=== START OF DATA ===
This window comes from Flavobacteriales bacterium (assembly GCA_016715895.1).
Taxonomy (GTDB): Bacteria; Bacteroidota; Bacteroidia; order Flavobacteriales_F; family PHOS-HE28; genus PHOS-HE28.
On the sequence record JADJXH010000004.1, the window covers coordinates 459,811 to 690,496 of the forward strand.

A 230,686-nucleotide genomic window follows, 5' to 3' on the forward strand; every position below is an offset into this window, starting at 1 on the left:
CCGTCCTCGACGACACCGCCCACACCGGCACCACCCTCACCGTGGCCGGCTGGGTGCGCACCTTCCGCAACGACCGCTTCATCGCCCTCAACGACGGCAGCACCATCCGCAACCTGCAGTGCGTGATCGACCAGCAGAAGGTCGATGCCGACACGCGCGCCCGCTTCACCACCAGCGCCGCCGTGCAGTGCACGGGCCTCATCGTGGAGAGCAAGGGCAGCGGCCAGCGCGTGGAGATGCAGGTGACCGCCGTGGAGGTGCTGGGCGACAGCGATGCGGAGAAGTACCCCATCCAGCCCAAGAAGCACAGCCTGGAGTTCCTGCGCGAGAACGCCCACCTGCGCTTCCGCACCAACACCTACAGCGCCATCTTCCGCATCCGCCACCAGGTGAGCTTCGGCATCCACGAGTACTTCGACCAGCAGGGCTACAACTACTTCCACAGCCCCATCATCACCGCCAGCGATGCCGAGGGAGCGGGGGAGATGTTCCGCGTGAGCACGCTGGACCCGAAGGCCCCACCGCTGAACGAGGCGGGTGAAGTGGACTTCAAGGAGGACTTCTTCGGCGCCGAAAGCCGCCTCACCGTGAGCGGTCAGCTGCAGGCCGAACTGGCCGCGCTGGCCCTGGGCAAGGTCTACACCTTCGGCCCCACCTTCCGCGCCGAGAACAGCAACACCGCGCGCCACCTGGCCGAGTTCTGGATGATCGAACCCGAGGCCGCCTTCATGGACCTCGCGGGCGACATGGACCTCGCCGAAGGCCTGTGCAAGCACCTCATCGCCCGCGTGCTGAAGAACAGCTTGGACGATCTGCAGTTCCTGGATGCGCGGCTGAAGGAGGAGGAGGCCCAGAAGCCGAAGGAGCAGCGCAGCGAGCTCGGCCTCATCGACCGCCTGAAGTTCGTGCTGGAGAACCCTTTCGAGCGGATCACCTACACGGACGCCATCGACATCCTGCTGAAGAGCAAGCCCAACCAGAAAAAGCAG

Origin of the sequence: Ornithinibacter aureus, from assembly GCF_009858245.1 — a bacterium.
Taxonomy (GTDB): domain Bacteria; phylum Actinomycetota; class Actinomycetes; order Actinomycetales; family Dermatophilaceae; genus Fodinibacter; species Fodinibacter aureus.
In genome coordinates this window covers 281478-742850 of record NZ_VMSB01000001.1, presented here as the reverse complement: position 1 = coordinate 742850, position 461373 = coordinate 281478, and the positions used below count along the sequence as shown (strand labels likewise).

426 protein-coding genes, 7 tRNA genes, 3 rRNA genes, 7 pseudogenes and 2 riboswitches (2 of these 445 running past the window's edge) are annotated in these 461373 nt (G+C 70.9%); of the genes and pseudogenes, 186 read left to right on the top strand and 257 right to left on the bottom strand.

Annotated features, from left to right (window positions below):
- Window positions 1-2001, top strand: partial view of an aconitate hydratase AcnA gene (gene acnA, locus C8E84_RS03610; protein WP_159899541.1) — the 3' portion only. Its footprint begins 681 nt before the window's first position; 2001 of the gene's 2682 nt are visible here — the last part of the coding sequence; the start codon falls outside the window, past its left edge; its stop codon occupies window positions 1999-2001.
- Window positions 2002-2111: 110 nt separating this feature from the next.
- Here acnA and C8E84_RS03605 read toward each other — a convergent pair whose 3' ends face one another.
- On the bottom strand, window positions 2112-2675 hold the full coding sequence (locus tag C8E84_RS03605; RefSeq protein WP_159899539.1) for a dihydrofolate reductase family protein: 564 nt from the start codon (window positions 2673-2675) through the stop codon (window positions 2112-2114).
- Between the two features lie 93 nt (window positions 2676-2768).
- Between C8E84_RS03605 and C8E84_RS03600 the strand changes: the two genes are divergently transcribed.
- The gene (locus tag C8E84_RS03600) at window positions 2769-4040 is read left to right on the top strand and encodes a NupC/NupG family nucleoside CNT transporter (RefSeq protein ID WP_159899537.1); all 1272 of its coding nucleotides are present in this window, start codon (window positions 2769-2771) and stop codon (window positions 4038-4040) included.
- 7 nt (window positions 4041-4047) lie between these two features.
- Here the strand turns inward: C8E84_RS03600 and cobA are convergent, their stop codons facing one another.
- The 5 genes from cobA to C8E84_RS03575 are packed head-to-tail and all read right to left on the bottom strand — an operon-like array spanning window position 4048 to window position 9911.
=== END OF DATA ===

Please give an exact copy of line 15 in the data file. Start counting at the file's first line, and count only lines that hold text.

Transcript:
- Between the two features lie 93 nt (window positions 2676-2768).